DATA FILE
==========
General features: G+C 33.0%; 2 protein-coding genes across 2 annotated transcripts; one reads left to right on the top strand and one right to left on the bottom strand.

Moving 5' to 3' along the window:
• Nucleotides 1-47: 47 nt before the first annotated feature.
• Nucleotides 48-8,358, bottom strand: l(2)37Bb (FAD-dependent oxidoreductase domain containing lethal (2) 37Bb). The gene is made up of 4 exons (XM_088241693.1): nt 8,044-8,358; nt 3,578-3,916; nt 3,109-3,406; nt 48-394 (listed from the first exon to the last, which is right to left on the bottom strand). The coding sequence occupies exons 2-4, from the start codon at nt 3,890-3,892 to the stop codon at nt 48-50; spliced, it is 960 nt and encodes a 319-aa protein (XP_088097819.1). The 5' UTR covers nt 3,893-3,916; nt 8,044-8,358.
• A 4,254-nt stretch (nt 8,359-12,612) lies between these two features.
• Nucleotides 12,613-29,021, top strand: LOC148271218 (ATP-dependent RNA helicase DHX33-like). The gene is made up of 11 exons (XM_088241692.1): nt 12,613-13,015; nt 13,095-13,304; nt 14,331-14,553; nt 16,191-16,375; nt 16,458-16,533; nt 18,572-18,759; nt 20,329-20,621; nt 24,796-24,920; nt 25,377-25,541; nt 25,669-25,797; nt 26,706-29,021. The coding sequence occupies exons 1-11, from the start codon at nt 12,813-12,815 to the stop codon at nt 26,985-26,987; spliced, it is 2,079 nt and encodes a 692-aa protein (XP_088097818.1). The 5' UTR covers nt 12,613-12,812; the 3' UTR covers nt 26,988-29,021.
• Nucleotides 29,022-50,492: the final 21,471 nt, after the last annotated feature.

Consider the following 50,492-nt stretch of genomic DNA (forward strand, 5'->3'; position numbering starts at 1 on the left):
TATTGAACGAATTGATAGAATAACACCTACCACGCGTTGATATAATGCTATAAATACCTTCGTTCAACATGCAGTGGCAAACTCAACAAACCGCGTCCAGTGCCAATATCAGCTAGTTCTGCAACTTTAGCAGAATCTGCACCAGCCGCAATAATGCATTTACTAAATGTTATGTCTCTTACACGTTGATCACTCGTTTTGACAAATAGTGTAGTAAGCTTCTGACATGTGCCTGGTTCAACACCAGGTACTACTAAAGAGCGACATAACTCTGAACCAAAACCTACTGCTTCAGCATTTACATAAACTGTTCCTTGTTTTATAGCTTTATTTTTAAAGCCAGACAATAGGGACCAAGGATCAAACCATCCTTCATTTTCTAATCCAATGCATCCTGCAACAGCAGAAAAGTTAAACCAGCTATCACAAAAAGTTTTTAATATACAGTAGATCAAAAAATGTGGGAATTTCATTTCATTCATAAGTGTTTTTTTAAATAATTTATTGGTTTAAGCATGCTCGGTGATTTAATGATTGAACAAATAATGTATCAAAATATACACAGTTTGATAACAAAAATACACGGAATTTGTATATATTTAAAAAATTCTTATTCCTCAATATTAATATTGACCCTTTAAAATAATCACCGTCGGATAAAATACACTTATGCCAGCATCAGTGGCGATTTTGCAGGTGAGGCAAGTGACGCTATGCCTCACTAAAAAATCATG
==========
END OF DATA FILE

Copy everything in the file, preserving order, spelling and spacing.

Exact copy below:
General features: G+C 33.0%; 2 protein-coding genes across 2 annotated transcripts; one reads left to right on the top strand and one right to left on the bottom strand.

Moving 5' to 3' along the window:
• Nucleotides 1-47: 47 nt before the first annotated feature.
• Nucleotides 48-8,358, bottom strand: l(2)37Bb (FAD-dependent oxidoreductase domain containing lethal (2) 37Bb). The gene is made up of 4 exons (XM_088241693.1): nt 8,044-8,358; nt 3,578-3,916; nt 3,109-3,406; nt 48-394 (listed from the first exon to the last, which is right to left on the bottom strand). The coding sequence occupies exons 2-4, from the start codon at nt 3,890-3,892 to the stop codon at nt 48-50; spliced, it is 960 nt and encodes a 319-aa protein (XP_088097819.1). The 5' UTR covers nt 3,893-3,916; nt 8,044-8,358.
• A 4,254-nt stretch (nt 8,359-12,612) lies between these two features.
• Nucleotides 12,613-29,021, top strand: LOC148271218 (ATP-dependent RNA helicase DHX33-like). The gene is made up of 11 exons (XM_088241692.1): nt 12,613-13,015; nt 13,095-13,304; nt 14,331-14,553; nt 16,191-16,375; nt 16,458-16,533; nt 18,572-18,759; nt 20,329-20,621; nt 24,796-24,920; nt 25,377-25,541; nt 25,669-25,797; nt 26,706-29,021. The coding sequence occupies exons 1-11, from the start codon at nt 12,813-12,815 to the stop codon at nt 26,985-26,987; spliced, it is 2,079 nt and encodes a 692-aa protein (XP_088097818.1). The 5' UTR covers nt 12,613-12,812; the 3' UTR covers nt 26,988-29,021.
• Nucleotides 29,022-50,492: the final 21,471 nt, after the last annotated feature.

Consider the following 50,492-nt stretch of genomic DNA (forward strand, 5'->3'; position numbering starts at 1 on the left):
TATTGAACGAATTGATAGAATAACACCTACCACGCGTTGATATAATGCTATAAATACCTTCGTTCAACATGCAGTGGCAAACTCAACAAACCGCGTCCAGTGCCAATATCAGCTAGTTCTGCAACTTTAGCAGAATCTGCACCAGCCGCAATAATGCATTTACTAAATGTTATGTCTCTTACACGTTGATCACTCGTTTTGACAAATAGTGTAGTAAGCTTCTGACATGTGCCTGGTTCAACACCAGGTACTACTAAAGAGCGACATAACTCTGAACCAAAACCTACTGCTTCAGCATTTACATAAACTGTTCCTTGTTTTATAGCTTTATTTTTAAAGCCAGACAATAGGGACCAAGGATCAAACCATCCTTCATTTTCTAATCCAATGCATCCTGCAACAGCAGAAAAGTTAAACCAGCTATCACAAAAAGTTTTTAATATACAGTAGATCAAAAAATGTGGGAATTTCATTTCATTCATAAGTGTTTTTTTAAATAATTTATTGGTTTAAGCATGCTCGGTGATTTAATGATTGAACAAATAATGTATCAAAATATACACAGTTTGATAACAAAAATACACGGAATTTGTATATATTTAAAAAATTCTTATTCCTCAATATTAATATTGACCCTTTAAAATAATCACCGTCGGATAAAATACACTTATGCCAGCATCAGTGGCGATTTTGCAGGTGAGGCAAGTGACGCTATGCCTCACTAAAAAATCATG